National Security Team Delivers Grim Appraisal of Afghanistan War
Monday, February 9, 2009
MUNICH, Feb. 8 -- President Obama's national security team gave a dire assessment Sunday of the war in Afghanistan, with one official calling it a challenge "much tougher than Iraq" and others hinting that it could take years to turn around.
U.S. officials said more troops were urgently needed, both from America and its NATO allies, to counter the increasing strength of the Taliban and warlords opposed to the central government in Kabul. They also said new approaches were needed to untangle an inefficient and conflicting array of civilian-aid programs that have wasted billions of dollars.
"NATO's future is on the line here," Richard C. Holbrooke, the State Department's special envoy for Afghanistan and Pakistan, told attendees at an international security conference here. "It's going to be a long, difficult struggle. . . . In my view, it's going to be much tougher than Iraq."
Army Gen. David H. Petraeus, head of the U.S. Central Command, said the war in Afghanistan "has deteriorated markedly in the past two years" and warned of a "downward spiral of security."
In addition to more combat troops, Petraeus called for "a surge in civilian capacity" to help rebuild villages, train local police forces, tackle corruption in the Afghan government and reduce the country's thriving opium trade. He also suggested that the odds of success were low, given that foreign military powers have historically met with defeat in Afghanistan.
"Afghanistan has been known over the years as the graveyard of empires," he said. "We cannot take that history lightly."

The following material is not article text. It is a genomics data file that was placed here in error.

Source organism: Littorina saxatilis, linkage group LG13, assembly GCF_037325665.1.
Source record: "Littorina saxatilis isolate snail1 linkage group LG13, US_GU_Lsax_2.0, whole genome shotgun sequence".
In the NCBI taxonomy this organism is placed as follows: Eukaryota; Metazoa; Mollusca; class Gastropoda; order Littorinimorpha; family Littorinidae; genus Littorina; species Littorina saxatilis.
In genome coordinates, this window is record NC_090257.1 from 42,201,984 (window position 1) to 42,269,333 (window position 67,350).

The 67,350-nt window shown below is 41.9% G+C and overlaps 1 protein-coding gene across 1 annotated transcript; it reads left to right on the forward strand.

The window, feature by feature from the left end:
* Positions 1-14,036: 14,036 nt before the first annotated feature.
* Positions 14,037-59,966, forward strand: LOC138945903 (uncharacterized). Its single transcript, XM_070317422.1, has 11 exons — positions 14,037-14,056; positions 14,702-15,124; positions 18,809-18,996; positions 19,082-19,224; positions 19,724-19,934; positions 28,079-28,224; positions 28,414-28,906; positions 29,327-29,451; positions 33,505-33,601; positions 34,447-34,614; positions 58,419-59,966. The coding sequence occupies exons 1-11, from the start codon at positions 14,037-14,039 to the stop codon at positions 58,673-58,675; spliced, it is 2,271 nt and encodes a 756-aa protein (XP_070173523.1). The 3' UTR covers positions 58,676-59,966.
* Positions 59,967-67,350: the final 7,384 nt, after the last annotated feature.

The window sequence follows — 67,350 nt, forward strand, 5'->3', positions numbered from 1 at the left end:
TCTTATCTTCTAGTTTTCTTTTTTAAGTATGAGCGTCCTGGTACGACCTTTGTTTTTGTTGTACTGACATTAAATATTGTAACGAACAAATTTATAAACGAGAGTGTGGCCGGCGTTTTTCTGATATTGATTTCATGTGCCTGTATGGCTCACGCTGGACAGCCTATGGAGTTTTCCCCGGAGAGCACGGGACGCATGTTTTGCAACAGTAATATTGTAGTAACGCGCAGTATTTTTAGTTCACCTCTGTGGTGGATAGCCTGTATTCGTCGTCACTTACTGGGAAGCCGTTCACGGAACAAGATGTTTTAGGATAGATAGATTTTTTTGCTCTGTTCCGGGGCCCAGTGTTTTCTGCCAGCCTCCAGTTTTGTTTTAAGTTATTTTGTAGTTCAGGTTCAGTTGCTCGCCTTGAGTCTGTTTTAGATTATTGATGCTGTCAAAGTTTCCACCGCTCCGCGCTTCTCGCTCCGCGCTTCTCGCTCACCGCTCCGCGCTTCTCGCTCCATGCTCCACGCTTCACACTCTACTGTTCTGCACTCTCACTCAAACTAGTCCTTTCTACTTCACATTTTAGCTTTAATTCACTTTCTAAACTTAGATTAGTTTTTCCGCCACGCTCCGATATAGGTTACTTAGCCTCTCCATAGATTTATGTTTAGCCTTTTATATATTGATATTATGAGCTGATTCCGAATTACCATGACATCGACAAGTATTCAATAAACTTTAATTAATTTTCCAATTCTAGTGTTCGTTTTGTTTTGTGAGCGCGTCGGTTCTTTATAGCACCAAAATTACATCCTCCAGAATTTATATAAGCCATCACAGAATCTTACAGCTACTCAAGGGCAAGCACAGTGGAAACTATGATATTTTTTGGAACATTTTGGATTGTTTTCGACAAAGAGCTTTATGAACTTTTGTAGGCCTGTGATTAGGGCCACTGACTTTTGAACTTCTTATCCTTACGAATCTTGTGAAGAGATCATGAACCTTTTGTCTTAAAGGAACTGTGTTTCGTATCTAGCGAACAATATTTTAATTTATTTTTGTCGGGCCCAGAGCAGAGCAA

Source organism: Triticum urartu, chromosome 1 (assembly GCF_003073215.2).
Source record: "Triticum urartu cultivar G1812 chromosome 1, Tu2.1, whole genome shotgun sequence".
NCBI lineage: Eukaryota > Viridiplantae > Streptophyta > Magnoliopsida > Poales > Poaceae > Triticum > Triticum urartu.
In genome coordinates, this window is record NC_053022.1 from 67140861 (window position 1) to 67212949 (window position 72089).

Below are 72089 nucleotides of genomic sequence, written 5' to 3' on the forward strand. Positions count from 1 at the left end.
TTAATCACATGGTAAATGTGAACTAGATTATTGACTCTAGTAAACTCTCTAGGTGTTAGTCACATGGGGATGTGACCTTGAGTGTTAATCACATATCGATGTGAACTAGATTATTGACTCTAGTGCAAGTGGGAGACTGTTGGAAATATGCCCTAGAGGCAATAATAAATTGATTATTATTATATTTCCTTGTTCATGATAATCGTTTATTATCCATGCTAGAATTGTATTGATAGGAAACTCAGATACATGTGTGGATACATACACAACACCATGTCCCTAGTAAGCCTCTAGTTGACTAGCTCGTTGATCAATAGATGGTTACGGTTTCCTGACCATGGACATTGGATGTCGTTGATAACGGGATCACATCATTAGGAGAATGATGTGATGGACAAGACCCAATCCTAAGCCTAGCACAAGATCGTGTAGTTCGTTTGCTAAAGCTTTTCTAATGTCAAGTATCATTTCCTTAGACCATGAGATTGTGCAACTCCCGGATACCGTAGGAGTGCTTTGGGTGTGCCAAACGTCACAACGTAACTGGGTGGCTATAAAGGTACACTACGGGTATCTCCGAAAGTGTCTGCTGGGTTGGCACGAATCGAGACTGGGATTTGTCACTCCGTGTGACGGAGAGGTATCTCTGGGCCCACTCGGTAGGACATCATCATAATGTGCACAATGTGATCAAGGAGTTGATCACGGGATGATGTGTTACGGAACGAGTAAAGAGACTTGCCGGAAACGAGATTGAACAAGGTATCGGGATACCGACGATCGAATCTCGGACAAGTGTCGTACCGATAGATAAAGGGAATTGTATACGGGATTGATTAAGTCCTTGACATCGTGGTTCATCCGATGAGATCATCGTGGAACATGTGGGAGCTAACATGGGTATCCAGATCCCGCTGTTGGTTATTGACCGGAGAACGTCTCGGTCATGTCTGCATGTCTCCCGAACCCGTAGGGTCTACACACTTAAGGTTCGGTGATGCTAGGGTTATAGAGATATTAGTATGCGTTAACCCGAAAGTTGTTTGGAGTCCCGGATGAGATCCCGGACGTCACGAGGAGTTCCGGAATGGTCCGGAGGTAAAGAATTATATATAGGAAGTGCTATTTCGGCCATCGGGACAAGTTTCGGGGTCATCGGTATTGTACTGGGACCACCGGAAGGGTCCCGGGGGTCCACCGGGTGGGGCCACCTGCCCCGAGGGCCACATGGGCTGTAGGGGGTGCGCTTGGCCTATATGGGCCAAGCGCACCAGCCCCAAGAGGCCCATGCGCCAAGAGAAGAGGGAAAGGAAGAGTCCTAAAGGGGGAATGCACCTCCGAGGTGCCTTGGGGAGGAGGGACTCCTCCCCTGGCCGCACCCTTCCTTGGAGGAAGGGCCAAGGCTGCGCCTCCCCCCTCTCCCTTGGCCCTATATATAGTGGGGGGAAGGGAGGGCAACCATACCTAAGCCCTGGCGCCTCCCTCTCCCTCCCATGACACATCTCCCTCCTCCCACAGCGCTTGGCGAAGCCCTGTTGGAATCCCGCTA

The White House is conducting a strategic review of the war in Afghanistan and says it will unveil the results before NATO holds a 60th-anniversary summit in early April.
Obama administration officials have said they expect to send 30,000 more U.S. troops to Afghanistan, bringing the total U.S. deployment there to about 66,000. U.S. allies have a combined 32,000 troops in Afghanistan operating under NATO command. NATO officials have pressed European members of the alliance to send more, but few countries have been willing.
Germany, which has 3,500 troops in Afghanistan, the third most of any country, has questioned the need for more combat forces. Defense Minister Franz Josef Jung said more attention should be paid to training Afghan forces and to reconstruction projects.
"We won't win with military alone," he said at the conference. "There will be no development without security. But without development, we won't have security, either."
The debate over troops has led to a split within NATO. Jaap de Hoop Scheffer, NATO's secretary general, told conference attendees on Saturday that European members of the alliance needed to do more of the "heavy lifting" in Afghanistan.
British Defense Secretary John Hutton openly disagreed with his German counterpart, saying the need for more combat troops was the highest priority in Afghanistan. Reconstruction efforts, he said, would fail if the Taliban remains strong.